Looking at Asser’s Latin text  Vita Ælfredi regis, there are interesting points about the place names that he uses. Sometimes he quotes a  name ‘saxonice’, sometimes ‘latine’, sometimes ‘britannice’/Welsh, or one, two or all three of them in various permutations. So for Selwood Forest, as we’ve seen, he first refers to it by its Saxon name Seluudu,  then Latine autem sylva magna and Britannice Coit Maur. The British/Welsh form and the Latin have the same meaning – ‘great wood’, but the Saxon name is not (apparently) equivalent, since Selwood is supposed to derive from the word for ‘sallow’ or ‘willow’. It  seems rather strange that there should be an extensive forest which is predominantly sallow  (salix) – which usually grows near rivers and streams, but … So Asser, being a Welshman, simply translated the Welsh name into Latin but does not comment on the Saxon.

The river Wylye (Guilou) near Wilton, lined with pollarded willows

The river Wylye (Guilou) near Wilton, lined with pollarded willows

Anyway, it seems that there are only two Welsh names in the text which have no gloss or alternative. The meaning of one is clear: the river Guilou is the Wylye in Wiltshire, because ‘Wiltun’ is said to lie on its southern bank of the river which gave its name to both Wilton and Wiltshire.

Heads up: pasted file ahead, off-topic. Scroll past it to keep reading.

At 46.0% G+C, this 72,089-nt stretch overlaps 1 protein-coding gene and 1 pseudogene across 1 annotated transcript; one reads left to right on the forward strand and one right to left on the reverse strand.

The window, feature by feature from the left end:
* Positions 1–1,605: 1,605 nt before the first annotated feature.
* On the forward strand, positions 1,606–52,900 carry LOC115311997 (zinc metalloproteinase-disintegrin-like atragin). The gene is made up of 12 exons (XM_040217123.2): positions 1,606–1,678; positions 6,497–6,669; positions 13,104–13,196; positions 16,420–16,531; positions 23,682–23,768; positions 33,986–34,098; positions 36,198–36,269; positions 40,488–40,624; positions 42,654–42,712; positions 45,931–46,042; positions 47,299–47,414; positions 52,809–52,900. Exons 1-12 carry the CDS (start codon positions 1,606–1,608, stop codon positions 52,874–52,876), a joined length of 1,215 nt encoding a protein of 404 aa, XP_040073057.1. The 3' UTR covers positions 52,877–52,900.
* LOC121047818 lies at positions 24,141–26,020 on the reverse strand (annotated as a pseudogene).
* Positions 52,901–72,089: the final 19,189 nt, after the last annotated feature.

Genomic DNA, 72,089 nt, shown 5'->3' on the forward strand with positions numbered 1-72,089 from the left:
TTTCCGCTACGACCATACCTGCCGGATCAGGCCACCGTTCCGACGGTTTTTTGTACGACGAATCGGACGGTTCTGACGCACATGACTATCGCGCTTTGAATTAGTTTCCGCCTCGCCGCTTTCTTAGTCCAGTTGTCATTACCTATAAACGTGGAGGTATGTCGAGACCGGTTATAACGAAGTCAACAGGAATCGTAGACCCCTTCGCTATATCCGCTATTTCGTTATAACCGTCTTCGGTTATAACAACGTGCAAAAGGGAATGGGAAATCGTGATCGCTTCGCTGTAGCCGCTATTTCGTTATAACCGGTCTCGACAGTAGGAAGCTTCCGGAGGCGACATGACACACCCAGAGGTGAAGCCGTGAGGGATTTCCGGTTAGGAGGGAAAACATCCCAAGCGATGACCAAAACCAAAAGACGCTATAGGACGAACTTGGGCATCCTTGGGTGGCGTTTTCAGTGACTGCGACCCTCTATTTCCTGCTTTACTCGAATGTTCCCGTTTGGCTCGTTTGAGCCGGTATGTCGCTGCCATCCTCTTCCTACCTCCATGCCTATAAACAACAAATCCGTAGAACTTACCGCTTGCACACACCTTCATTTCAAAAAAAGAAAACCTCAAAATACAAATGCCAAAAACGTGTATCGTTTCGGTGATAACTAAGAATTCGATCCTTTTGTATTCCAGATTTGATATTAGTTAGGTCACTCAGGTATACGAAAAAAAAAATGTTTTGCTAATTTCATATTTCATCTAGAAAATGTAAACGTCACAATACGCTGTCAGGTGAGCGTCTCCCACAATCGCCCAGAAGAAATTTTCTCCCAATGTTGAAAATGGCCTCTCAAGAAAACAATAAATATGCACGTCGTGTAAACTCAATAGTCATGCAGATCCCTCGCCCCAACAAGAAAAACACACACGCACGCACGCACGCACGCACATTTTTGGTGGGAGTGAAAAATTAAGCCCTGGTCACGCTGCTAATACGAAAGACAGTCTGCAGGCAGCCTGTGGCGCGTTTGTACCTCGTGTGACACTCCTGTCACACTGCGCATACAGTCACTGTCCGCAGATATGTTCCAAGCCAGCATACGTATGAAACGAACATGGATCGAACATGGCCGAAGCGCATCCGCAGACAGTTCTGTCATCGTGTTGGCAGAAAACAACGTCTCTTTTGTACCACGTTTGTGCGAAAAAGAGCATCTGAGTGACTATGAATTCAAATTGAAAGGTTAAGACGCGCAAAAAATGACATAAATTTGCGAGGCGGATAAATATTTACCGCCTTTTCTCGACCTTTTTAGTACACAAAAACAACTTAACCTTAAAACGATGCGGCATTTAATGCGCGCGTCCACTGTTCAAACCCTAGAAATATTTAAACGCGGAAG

The other example is arx Cynuit, where there is no clue as to where it is except that it was in ‘Domnania’ and from the context it was probably on the north coast of Devon/Somerset. Latin arx appears a number of times in Asser’s text and is usually translated as ‘stronghold’ or ‘fortress’. The Penguin edition of Keynes and Lapidge translates it as in front of the ‘stronghold at Cynuit [Countisbury]’ which is partly best guess (Countisbury) and partly a puzzle. ‘AT Cynuit? Cynuit seems to be somebody’s proper name, so ‘Cynuit’s stronghold’ seems to be the meaning.

Cynuit needs to be scrutinised more carefully. There are two possibilities, which may be the same one, but there’s still a bit of a mystery. Next time …

 

What’s in a name? (1)

Before moving on to study the sites of the various Viking raids further, I’m moving back to have another look at the name arx Cynuit.

This appears only (I think) in Asser’s Life of Alfred which had the fullest description of the event: the Danish ships had sailed de Demetica regione (Dyfed) ad Domnaniam (Devon, sort of; though the boundaries of Dumnonia at that time are not clear). The Anglo-Saxon Chronicle says it was on Defenascire (Ms A).

Screen Shot 2015-11-18 at 23.18.46

The map shows the territory of the Dumnonii in the Roman period, but what Asser might have meant by the name, we can only guess. The West Saxons gradually pushed westwards, but at what point did they begin to call part of their conquered lands ‘Somerset’ which had had no Roman name? Perhaps my book on the Origins of Somerset will make this clearer.